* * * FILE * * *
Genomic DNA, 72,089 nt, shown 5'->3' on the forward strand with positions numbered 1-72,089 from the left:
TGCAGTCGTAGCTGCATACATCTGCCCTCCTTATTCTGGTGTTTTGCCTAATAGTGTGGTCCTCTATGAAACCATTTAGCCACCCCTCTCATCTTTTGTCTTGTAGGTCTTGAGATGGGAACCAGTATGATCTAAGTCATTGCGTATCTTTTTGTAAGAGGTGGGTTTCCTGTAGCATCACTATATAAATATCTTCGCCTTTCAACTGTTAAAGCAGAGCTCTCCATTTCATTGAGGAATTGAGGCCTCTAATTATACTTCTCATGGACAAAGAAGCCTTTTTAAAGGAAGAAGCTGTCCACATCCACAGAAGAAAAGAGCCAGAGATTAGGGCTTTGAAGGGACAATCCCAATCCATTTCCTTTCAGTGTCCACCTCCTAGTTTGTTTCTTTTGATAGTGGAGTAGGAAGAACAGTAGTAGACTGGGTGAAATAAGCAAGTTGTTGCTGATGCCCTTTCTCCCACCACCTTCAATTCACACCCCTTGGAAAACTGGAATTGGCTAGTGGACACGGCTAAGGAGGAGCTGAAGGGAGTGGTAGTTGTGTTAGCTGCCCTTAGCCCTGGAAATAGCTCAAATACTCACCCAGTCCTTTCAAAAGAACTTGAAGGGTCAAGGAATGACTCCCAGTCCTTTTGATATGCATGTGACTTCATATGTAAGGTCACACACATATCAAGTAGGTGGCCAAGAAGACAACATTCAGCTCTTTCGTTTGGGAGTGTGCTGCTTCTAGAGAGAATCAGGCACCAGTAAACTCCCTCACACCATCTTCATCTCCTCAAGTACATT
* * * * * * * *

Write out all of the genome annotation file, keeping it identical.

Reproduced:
Genomic DNA, 72,089 nt, shown 5'->3' on the forward strand with positions numbered 1-72,089 from the left:
TGCAGTCGTAGCTGCATACATCTGCCCTCCTTATTCTGGTGTTTTGCCTAATAGTGTGGTCCTCTATGAAACCATTTAGCCACCCCTCTCATCTTTTGTCTTGTAGGTCTTGAGATGGGAACCAGTATGATCTAAGTCATTGCGTATCTTTTTGTAAGAGGTGGGTTTCCTGTAGCATCACTATATAAATATCTTCGCCTTTCAACTGTTAAAGCAGAGCTCTCCATTTCATTGAGGAATTGAGGCCTCTAATTATACTTCTCATGGACAAAGAAGCCTTTTTAAAGGAAGAAGCTGTCCACATCCACAGAAGAAAAGAGCCAGAGATTAGGGCTTTGAAGGGACAATCCCAATCCATTTCCTTTCAGTGTCCACCTCCTAGTTTGTTTCTTTTGATAGTGGAGTAGGAAGAACAGTAGTAGACTGGGTGAAATAAGCAAGTTGTTGCTGATGCCCTTTCTCCCACCACCTTCAATTCACACCCCTTGGAAAACTGGAATTGGCTAGTGGACACGGCTAAGGAGGAGCTGAAGGGAGTGGTAGTTGTGTTAGCTGCCCTTAGCCCTGGAAATAGCTCAAATACTCACCCAGTCCTTTCAAAAGAACTTGAAGGGTCAAGGAATGACTCCCAGTCCTTTTGATATGCATGTGACTTCATATGTAAGGTCACACACATATCAAGTAGGTGGCCAAGAAGACAACATTCAGCTCTTTCGTTTGGGAGTGTGCTGCTTCTAGAGAGAATCAGGCACCAGTAAACTCCCTCACACCATCTTCATCTCCTCAAGTACATT